Biochemist Geoffrey Hind of Brookhaven National Laboratory explains:

Biochemist Geoffrey Hind of Brookhaven National Laboratory
Geoffrey Hind

We favor halogen lights because, like other common types of indoor lighting, they provide an acceptable light qualitya white light akin to sunlight, in which colors appear natural and normal to our eyes. Halogen light is likewise suitable for plants, which can photosynthesize and grow without sunlight as long as they are given something similar.

The plants we select to grow indoors, where the quantity of light is often low, are typically native to habitats that have little available sunlight, and where temperatures are reasonably high and constant throughout the year. Not surprisingly, then, a large number of popular indoor plants are native to the tropics. The various Philodendron species, for example, come from places like Brazil and Colombia.

Philodendron
Image: UNIVERSITY OF PENNSYLVANIA SCHOOL OF VETERINARY MEDICINE
PHILODENDRON can adapt to a wide range of light intensities.

Philodendron means "tree-loving," and most species in this genus are tree-climbing vines. Vines seek light by using trees to reach the top of what ecologists call the "canopy," where sunlight is available, unobscured by taller plants. Thus if your Philodendron is given free rein, you can expect it will grow across the room toward your halogen light.

Whether we consider a Philodendron growing indoors or one in the forest, a deeper question follows: How does this plant survive at a very low light level until it reaches the sunlight, or halogen lamp? To answer we need to understand how plants absorb light to make sugars and starchthat is, photosynthesize. Chlorophyll is the familiar pigment that gives plants their green color, but there is no free chlorophyll in the leafit is all bundled with specific proteins. The most abundant of these packages, the light-harvesting protein complex, absorbs light energy and passes it on to other complexes that begin the actual photosynthetic process. When a plant is short of light, it makes more of this light-harvesting complex; when it has plenty of light, it makes less. As a result, leaves at the ground level of a vine growing in the forest are a deeper green than leaves high up on the vine. Leaves are thus adapted to the light intensities they experience.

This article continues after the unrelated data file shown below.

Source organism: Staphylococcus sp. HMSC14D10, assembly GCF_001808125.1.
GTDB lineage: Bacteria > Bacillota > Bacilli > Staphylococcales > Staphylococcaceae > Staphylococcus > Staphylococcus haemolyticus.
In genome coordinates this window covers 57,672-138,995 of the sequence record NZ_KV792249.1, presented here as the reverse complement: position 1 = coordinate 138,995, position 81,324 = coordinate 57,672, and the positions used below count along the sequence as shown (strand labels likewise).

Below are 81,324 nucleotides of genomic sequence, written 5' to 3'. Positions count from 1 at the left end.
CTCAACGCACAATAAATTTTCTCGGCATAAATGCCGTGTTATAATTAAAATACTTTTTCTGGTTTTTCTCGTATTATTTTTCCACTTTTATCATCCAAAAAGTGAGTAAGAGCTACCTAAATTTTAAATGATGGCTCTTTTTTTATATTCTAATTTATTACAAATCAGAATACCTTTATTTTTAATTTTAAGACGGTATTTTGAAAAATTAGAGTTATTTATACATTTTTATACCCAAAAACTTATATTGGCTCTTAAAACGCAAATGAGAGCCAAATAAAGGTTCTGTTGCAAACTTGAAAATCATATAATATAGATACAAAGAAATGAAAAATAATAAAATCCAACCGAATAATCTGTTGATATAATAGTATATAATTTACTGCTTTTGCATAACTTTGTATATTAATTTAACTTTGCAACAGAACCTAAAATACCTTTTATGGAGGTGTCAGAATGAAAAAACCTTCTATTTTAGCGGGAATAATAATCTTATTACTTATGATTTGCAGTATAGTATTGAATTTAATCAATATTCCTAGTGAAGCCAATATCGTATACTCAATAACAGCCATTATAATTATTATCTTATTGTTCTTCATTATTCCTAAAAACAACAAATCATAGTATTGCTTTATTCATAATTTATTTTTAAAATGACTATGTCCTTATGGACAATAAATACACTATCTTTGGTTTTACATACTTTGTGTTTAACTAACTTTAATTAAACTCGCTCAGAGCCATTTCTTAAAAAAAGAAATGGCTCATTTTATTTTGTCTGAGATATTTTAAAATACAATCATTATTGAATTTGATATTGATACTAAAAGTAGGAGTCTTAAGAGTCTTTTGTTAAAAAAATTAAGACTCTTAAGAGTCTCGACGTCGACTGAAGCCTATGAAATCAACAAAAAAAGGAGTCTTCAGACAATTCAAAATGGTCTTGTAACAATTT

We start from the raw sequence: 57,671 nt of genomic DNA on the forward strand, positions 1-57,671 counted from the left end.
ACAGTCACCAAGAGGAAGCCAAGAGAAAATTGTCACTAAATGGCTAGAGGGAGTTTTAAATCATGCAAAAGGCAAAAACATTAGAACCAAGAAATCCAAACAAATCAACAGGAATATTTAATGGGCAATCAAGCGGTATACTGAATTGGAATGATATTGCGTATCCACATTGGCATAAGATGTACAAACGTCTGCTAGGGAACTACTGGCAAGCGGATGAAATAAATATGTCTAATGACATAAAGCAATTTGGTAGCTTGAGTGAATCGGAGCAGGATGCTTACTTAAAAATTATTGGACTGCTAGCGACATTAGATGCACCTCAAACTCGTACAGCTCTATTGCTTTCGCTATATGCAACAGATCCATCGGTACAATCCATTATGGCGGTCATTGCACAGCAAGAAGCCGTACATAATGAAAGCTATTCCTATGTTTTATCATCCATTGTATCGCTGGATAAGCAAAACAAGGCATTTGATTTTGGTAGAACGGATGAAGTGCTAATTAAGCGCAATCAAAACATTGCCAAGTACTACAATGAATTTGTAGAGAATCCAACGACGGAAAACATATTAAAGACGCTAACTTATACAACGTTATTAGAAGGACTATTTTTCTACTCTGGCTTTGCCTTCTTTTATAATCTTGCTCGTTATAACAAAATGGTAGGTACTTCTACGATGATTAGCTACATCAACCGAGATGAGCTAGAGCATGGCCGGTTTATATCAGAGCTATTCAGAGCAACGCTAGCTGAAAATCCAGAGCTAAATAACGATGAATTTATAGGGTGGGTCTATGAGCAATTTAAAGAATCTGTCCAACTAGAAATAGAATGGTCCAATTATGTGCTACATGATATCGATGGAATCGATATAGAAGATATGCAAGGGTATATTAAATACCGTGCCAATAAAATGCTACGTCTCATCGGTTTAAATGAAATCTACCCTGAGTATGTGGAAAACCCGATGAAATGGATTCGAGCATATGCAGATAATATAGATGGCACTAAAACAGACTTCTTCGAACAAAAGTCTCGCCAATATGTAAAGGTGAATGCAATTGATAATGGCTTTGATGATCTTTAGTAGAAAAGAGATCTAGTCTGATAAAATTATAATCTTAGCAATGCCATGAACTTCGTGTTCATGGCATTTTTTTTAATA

Indoor plant owners should bear this adaptation in mind. Because it requires protein synthesis and turnover, adaptation to light intensity takes several days or weeks; so you should not take a house plant from indoor shade and give it sunlight by way of a treat, as it will get sunburned, turn brown and probably die. Indoor orchids are very susceptible in this regard.

There is another interesting consideration that stems from the initial question. The range of light intensities over which plants can adapt is highly variable between species and genera, and is genetically determined. Whereas Philodendron, by virtue of its tendency to climb, needs to adapt over a wide range of light intensities, a field plant typically does not. Thus we can grow the former successfully in dim light, but never a sunflower.